Can Dems unite on climate to keep infrastructure deal?

By Adam Aton, Scott Waldman | 06/25/2021 06:43 AM EDT

Bipartisan talks may turn out to have been the easy part.

President Biden speaks outside the White House with a bipartisan group of senators after meeting on an infrastructure deal.

President Biden speaks outside the White House with a bipartisan group of senators after meeting on an infrastructure deal. Kevin Dietsch/Getty Images

Bipartisan talks may turn out to have been the easy part.

After months of negotiations, President Biden and senators from both parties yesterday announced an infrastructure deal of $579 billion above baseline spending. It includes about $150 billion for emissions-cutting items such as electric vehicle charging stations, as well as $47 billion for resiliency.

Now Biden has to pass it. That’s shaping up to be a complicated process — in large part due to climate.


The divergent demands of moderate Democrats, progressives and deal-minded Republicans set up a Rube Goldberg machine of votes, budget resolutions and legislation. Such a process could drag for weeks, and it will force Biden and Democratic leaders to balance a raft of competing pressures.

Chief among them is a demand from climate hawks that Congress pass a party-line bill enacting Biden’s clean energy agenda before — not after — voting on the bipartisan deal.

Under pressure from the left, party leaders are now committing to that strategy.

"If this [bipartisan deal] is the only thing that comes to me, I’m not signing it," Biden said yesterday as he outlined the agreement. He said the two bills would have to move "in tandem."

Getting a Democratic bill to the president’s desk won’t be easy, though. It will require budget reconciliation, the sprawling process of floor votes and committee markups, as well as total Democratic unity in the 50-50 Senate and narrowly divided House.

That means any climate policy in the reconciliation bill will need the assent of moderate and energy-state lawmakers such as Sens. Joe Manchin (D-W.Va.) and Jon Tester (D-Mont.), who were part of the bipartisan infrastructure negotiations. But it also will need the support of progressives such as Sens. Ed Markey (D-Mass.) and Bernie Sanders (I-Vt.), who have threatened to scuttle the bipartisan deal unless more is done on climate.

Each side has hinted at what it wants. Sanders last week proposed setting the reconciliation package’s top line at $6 trillion. Progressives for months have advocated spending $10 trillion over a decade as part of the "THRIVE Act" — legislation in the model of the Green New Deal.

Manchin, on the other hand, is eyeing a lower spending level. He released a draft energy bill earlier this month that would direct billions of dollars toward carbon capture projects, energy efficiency programs and other policies that have bipartisan support (E&E Daily, June 22).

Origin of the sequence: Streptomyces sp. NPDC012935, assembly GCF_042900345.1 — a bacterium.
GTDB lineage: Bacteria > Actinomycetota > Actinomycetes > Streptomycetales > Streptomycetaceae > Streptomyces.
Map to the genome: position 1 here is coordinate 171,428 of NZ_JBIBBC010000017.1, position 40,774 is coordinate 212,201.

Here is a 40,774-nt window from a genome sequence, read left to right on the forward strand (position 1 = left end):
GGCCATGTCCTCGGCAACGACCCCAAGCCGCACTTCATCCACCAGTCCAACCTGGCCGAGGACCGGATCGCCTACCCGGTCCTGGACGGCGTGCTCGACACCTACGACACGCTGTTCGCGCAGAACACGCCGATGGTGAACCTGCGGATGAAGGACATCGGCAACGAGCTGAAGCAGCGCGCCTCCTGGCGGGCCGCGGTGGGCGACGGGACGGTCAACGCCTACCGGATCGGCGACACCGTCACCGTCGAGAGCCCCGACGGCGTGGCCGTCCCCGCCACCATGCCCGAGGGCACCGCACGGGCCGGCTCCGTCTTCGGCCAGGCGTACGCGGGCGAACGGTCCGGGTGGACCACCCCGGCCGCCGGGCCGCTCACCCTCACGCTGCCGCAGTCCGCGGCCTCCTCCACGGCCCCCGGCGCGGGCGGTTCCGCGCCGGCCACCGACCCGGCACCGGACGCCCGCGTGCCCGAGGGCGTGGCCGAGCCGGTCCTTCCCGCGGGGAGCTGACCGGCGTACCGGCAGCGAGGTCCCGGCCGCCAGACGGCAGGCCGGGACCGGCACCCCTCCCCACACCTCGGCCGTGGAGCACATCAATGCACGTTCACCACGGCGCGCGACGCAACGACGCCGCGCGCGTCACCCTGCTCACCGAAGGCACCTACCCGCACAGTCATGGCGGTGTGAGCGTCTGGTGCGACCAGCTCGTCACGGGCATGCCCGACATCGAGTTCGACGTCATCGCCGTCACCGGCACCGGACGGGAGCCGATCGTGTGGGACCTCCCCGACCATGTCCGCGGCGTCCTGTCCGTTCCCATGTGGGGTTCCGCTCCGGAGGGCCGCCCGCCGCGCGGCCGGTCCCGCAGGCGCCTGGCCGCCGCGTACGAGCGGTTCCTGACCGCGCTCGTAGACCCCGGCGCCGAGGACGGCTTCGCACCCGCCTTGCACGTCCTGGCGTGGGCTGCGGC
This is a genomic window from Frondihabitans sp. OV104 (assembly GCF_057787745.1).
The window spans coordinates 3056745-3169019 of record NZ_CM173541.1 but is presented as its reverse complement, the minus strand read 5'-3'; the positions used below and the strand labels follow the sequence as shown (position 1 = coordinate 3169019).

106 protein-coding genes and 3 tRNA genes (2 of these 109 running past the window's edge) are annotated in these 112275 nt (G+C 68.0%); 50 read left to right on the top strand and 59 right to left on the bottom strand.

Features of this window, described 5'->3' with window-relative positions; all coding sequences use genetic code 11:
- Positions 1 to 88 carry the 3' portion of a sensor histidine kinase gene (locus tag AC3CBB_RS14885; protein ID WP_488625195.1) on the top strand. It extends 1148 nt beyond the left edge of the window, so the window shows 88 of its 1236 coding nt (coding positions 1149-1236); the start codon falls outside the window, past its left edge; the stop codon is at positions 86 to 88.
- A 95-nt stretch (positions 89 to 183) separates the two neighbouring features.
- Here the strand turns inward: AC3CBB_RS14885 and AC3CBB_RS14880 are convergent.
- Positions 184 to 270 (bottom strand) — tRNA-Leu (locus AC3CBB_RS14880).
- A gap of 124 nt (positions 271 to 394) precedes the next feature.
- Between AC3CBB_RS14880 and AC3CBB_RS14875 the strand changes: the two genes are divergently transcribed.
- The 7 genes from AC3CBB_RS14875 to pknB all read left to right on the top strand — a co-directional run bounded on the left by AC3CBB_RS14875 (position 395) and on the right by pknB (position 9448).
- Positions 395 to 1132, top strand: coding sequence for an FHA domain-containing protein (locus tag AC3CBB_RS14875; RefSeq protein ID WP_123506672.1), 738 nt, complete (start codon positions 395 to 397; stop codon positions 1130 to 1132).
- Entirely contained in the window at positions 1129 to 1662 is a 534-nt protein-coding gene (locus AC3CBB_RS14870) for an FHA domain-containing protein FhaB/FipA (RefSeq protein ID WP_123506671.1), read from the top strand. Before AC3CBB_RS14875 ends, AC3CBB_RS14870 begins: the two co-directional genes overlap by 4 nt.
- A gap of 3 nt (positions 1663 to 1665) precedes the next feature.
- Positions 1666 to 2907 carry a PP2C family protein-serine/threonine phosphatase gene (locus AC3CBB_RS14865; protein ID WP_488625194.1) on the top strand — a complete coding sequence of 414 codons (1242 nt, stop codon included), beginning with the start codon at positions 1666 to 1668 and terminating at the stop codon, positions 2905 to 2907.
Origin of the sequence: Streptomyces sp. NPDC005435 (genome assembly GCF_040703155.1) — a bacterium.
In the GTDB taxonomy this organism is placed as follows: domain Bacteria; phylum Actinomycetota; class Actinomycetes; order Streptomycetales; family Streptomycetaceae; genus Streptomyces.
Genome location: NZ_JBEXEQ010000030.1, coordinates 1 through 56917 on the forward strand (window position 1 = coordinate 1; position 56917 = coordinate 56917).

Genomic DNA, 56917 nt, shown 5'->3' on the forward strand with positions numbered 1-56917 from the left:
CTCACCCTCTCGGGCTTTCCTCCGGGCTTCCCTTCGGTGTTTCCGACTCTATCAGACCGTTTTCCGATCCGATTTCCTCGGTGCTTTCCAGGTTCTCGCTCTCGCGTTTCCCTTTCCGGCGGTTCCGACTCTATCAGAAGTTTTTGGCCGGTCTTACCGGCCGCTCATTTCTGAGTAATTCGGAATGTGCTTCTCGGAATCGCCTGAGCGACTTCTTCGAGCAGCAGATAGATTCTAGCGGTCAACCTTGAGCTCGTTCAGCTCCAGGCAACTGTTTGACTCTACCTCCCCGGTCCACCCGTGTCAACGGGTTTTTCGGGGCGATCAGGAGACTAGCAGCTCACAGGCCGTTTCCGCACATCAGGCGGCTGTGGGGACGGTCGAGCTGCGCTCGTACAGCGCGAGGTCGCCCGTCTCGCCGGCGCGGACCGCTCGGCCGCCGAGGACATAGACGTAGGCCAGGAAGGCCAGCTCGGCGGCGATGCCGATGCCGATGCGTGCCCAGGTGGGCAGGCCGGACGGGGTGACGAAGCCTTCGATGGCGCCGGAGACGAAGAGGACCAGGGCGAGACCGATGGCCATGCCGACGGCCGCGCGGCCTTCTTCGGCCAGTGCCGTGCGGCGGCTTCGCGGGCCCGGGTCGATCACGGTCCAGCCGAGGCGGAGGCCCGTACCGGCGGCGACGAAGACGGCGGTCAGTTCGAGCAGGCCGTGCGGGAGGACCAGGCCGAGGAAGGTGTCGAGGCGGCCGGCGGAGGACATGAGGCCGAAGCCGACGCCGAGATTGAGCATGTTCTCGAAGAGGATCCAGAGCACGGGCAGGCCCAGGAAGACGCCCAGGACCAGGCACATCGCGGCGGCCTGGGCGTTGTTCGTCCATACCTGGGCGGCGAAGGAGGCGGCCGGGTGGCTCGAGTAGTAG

The West Virginian is under pressure to commit to a second bill, but he’s said he’s waiting to see the details first.

"There’s going to be a reconciliation bill — we just don’t know what size it’s going to be," Manchin said yesterday.

One wild card is how Republicans might influence Democrats’ two-track process.

Republicans extracted several concessions during bipartisan negotiations; they sought to shrink the package’s size, block any corporate tax increases and strip out most climate funding.

Now that Democrats say they will pursue those policies anyway, the GOP will face pressure to oppose the entire enterprise. And if Republicans threaten to pull out of the bipartisan package, that pressure might trickle down to moderate Democrats who want to preserve the deal they just struck.

Conversely, some observers speculated that tying both bills together might pressure moderate Democrats to support a reconciliation bill they might have otherwise opposed.

With Manchin and other moderates personally invested in a deal, "a threat of killing their hard-won agreement is more meaningful. There’s a reason for them to work w/the caucus on reconciliation that wasn’t clear yesterday," tweeted Jesse Jenkins, a Princeton University professor who studies climate and energy policy.

What’s certain is the White House has to tend both its left and right flank.

Biden acknowledged the bipartisan plan has no guarantee of success with Democratic lawmakers and that he had work to do to win them over. He expressed confidence that Democrats wouldn’t tank the bill because they weren’t getting everything they wanted.